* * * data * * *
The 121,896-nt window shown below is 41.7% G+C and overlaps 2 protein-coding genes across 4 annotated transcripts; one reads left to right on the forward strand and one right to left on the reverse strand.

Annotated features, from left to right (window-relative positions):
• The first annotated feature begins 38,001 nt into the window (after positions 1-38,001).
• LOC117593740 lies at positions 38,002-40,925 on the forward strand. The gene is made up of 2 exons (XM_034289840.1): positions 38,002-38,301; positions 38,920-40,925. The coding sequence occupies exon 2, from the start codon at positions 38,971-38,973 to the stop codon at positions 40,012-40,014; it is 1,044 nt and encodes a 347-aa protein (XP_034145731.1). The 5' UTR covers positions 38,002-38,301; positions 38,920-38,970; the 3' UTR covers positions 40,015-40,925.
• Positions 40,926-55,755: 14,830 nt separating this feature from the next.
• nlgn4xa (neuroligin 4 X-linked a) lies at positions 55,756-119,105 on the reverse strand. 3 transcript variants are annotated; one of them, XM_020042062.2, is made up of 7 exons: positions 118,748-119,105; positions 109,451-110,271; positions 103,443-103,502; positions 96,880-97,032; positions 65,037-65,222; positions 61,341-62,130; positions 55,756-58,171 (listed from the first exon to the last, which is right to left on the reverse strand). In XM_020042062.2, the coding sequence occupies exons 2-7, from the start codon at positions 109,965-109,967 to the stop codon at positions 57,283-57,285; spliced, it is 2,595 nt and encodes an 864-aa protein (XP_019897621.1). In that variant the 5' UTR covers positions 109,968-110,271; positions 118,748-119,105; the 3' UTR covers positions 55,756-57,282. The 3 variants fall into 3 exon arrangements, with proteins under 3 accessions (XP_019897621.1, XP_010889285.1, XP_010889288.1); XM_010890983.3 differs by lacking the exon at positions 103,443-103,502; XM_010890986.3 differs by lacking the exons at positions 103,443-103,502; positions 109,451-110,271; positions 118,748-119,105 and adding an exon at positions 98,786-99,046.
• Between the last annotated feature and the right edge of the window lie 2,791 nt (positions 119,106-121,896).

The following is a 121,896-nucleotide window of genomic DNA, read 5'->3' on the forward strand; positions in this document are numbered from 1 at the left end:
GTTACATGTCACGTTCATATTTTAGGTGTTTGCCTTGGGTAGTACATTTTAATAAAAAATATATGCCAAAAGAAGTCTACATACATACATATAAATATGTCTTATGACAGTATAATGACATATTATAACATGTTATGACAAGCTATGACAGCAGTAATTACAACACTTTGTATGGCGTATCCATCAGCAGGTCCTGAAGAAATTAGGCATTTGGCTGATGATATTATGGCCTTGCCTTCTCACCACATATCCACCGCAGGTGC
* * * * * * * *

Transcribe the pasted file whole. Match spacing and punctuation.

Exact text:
The 121,896-nt window shown below is 41.7% G+C and overlaps 2 protein-coding genes across 4 annotated transcripts; one reads left to right on the forward strand and one right to left on the reverse strand.

Annotated features, from left to right (window-relative positions):
• The first annotated feature begins 38,001 nt into the window (after positions 1-38,001).
• LOC117593740 lies at positions 38,002-40,925 on the forward strand. The gene is made up of 2 exons (XM_034289840.1): positions 38,002-38,301; positions 38,920-40,925. The coding sequence occupies exon 2, from the start codon at positions 38,971-38,973 to the stop codon at positions 40,012-40,014; it is 1,044 nt and encodes a 347-aa protein (XP_034145731.1). The 5' UTR covers positions 38,002-38,301; positions 38,920-38,970; the 3' UTR covers positions 40,015-40,925.
• Positions 40,926-55,755: 14,830 nt separating this feature from the next.
• nlgn4xa (neuroligin 4 X-linked a) lies at positions 55,756-119,105 on the reverse strand. 3 transcript variants are annotated; one of them, XM_020042062.2, is made up of 7 exons: positions 118,748-119,105; positions 109,451-110,271; positions 103,443-103,502; positions 96,880-97,032; positions 65,037-65,222; positions 61,341-62,130; positions 55,756-58,171 (listed from the first exon to the last, which is right to left on the reverse strand). In XM_020042062.2, the coding sequence occupies exons 2-7, from the start codon at positions 109,965-109,967 to the stop codon at positions 57,283-57,285; spliced, it is 2,595 nt and encodes an 864-aa protein (XP_019897621.1). In that variant the 5' UTR covers positions 109,968-110,271; positions 118,748-119,105; the 3' UTR covers positions 55,756-57,282. The 3 variants fall into 3 exon arrangements, with proteins under 3 accessions (XP_019897621.1, XP_010889285.1, XP_010889288.1); XM_010890983.3 differs by lacking the exon at positions 103,443-103,502; XM_010890986.3 differs by lacking the exons at positions 103,443-103,502; positions 109,451-110,271; positions 118,748-119,105 and adding an exon at positions 98,786-99,046.
• Between the last annotated feature and the right edge of the window lie 2,791 nt (positions 119,106-121,896).

The following is a 121,896-nucleotide window of genomic DNA, read 5'->3' on the forward strand; positions in this document are numbered from 1 at the left end:
GTTACATGTCACGTTCATATTTTAGGTGTTTGCCTTGGGTAGTACATTTTAATAAAAAATATATGCCAAAAGAAGTCTACATACATACATATAAATATGTCTTATGACAGTATAATGACATATTATAACATGTTATGACAAGCTATGACAGCAGTAATTACAACACTTTGTATGGCGTATCCATCAGCAGGTCCTGAAGAAATTAGGCATTTGGCTGATGATATTATGGCCTTGCCTTCTCACCACATATCCACCGCAGGTGC